In 1815, after his defeat at battle of Waterloo, Napoleon Bonaparte was exiled by the British to the island of St. Helena - a lonely, desolate rock in the middle of the vast Atlantic Ocean. When he first arrived on the island, Napoleon had to temporarily stay at the home of an official of the East India Company, William Balcombe. It was there that Napoleon met a Malay slave who was responsible for taking care of the Balcombe's beautiful garden and whom the Balcombes had given the name Toby.
Toby's story was rather pathetic. He had been enticed from his native place many years before, brought to St. Helena by the English, smuggled on shore and illegally sold as a slave, given out to whoever would hire him, and his earnings chiefly appropriated by his master.
Napoleon showed the Malay slave great kindness, perhaps recognizing in Toby a kindred spirit, or at least feeling a common bond in the fact that both had been brought unwillingly to the island and were doomed to die there. Certainly Napoleon liked Toby enough that, when he had heard his story, wished to buy him, set him free and send him back to his home country. But for political reasons, when Mr. Balcombe made Napoleon's wishes known to the island's governor, Sir Hudson Lowe, he could not get his consent.
Toby, from all accounts, was an attractive fellow. His countenance had a frank and benevolent expression. His eyes were animated and sparkling, his aspect not abject, but prepossessing. A perfect despot in his garden domain, he never allowed his authority to be disputed ; and the family stood almost as much in awe of him, as they did of the master of the house Mr. Balcombe.
Speaking to his companion in exile the Count de Las Cases, Napoleon frequently reflected on Toby's fate. "What, after all, is this poor human machine? There is not one whose exterior form is like another, or whose internal organization resembles the rest. And it is by disregarding this truth that we are led to the commission of so many errors. Had Toby been a Brutus, he would have put himself to death; if an Aesop he would now, perhaps, have been the Governor’s adviser, if an ardent and zealous Christian, he would have borne his chains in the sight of God and blessed them."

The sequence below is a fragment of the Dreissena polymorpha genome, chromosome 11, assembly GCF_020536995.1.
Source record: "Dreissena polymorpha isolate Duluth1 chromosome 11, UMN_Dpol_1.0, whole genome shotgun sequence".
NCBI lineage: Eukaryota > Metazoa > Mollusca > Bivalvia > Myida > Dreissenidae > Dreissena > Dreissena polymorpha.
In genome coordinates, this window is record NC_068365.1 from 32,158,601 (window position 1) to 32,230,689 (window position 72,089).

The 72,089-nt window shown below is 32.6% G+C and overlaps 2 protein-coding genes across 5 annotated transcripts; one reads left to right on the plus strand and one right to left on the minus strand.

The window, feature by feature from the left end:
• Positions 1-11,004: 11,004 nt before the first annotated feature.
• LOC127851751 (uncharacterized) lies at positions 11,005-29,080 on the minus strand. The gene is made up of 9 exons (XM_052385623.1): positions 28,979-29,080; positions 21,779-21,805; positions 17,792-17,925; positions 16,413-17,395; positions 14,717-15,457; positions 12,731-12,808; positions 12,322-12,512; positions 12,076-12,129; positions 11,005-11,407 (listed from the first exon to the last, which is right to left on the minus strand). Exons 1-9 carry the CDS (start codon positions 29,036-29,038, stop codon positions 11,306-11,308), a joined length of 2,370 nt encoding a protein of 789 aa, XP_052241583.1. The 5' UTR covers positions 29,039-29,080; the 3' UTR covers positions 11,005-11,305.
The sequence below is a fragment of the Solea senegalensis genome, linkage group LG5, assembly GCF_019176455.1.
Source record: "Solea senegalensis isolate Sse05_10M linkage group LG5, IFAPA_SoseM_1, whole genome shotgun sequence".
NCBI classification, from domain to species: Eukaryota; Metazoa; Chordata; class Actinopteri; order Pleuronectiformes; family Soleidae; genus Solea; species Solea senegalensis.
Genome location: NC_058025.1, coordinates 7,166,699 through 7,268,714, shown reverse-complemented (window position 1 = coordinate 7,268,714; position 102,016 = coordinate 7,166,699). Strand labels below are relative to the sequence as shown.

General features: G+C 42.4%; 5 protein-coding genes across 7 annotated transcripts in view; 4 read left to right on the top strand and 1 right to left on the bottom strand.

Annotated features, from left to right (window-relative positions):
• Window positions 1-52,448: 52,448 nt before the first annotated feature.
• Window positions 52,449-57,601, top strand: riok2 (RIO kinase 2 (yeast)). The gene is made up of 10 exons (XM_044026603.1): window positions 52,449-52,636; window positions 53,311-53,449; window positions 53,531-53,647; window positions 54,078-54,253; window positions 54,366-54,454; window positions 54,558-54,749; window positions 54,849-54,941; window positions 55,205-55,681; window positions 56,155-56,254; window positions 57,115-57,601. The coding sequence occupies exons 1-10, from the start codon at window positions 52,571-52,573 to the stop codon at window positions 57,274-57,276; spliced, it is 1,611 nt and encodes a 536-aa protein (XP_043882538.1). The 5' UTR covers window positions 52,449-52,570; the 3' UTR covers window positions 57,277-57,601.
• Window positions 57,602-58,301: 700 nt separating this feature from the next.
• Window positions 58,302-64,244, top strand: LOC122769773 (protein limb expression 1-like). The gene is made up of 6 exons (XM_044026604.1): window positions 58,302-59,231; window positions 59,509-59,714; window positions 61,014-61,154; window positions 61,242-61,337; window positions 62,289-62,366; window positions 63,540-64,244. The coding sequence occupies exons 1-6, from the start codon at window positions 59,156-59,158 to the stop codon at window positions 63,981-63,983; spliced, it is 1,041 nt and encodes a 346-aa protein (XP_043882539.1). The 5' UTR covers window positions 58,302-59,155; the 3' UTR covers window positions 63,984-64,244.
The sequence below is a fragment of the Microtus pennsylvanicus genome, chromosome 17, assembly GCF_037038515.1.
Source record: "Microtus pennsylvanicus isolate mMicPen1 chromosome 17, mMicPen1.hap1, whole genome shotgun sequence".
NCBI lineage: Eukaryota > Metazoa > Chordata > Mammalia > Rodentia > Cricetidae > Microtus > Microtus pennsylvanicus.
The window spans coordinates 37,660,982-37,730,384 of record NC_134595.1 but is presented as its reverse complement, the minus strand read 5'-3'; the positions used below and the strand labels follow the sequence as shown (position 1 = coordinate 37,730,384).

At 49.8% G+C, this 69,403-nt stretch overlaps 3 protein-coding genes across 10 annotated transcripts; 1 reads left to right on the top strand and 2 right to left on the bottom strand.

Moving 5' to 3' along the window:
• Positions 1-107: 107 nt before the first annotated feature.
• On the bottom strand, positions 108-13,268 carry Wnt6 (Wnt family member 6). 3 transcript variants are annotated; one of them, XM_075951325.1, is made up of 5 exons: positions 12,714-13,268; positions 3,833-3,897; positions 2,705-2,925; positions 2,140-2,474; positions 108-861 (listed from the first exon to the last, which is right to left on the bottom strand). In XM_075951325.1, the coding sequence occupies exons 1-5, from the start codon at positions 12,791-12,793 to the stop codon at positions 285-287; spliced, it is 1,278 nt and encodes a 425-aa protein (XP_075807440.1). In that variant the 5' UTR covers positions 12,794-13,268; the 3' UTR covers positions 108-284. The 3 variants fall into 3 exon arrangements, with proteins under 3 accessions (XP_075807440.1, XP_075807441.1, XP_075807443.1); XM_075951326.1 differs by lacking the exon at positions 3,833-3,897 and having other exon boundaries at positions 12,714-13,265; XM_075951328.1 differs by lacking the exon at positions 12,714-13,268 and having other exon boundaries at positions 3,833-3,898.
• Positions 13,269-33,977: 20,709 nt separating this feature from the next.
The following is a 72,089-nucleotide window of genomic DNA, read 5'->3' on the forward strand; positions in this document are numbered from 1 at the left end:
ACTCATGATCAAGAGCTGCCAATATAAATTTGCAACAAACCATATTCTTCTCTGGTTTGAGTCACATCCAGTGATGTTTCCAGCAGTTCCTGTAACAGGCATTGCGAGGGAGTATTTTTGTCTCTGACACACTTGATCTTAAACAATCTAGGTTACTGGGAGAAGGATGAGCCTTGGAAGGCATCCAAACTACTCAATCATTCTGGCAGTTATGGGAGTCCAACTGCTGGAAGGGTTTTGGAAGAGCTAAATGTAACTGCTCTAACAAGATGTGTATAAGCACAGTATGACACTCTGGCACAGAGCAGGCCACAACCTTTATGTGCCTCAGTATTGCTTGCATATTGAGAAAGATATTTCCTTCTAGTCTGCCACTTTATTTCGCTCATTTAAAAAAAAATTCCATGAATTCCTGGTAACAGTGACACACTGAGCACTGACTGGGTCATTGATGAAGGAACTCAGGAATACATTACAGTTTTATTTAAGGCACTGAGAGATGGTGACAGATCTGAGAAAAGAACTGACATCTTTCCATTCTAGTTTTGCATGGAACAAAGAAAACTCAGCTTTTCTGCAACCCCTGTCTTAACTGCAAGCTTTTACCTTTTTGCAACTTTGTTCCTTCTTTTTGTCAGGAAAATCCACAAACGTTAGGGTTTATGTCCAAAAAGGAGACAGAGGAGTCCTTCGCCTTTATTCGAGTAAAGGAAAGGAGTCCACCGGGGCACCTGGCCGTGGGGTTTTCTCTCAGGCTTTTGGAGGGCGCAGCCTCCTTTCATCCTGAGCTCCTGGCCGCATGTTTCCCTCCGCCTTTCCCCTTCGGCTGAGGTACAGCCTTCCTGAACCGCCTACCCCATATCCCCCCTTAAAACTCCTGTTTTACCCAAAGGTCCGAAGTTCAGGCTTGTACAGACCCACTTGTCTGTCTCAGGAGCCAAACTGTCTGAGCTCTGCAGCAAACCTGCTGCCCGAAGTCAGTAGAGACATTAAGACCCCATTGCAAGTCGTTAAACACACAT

"As for poor Toby, he endures his misfortunes very quietly: he stoops to his work and spends his days in innocent tranquility. Certainly there is a wide step from poor Toby to a King Richard. And yet, the crime is not the less atrocious, for this man, after all, had his family, his happiness, and his liberty; and it was a horrible act of cruelty to bring him here to languish in the fetters of slavery."
There is no mention of Toby's death in the Count's journals, so it is possible Toby lived on after Napoleon's death in 1821. In 1818, Governor Lowe initiated the first step in emancipating the slaves in St Helena by persuading slave owners to give all slave children born on the island after Christmas of that year their freedom once they had reached their late teens. The phased emancipation of over 800 resident slaves began in 1827; under certain circumstances a slave could buy his or her freedom, using money borrowed from the East India Company. The actual abolition of slavery on the island had to wait until 1st August 1834, after which date all slaves would be freed but would remain in work, becoming paid apprentice labourers. Hopefully, that would have been Toby's fate had he lived to 1834.
Ironically, in 1840 the British Government designated St. Helena as its main naval station to suppress the African slave trade in the Atlantic (mostly to America, by this time). During its War on Slavery, Royal Navy ships based there pursued and attacked ships carrying slaves from British territories, with the captains and crews of the slave ships being tried at the Vice Admiralty Court that was established in St Helena.
Extracted from "Memoirs of the life, exile, and conversations of the Emperor Napoleon (Volume I)" by Emmanuel, Comte de Las Cases .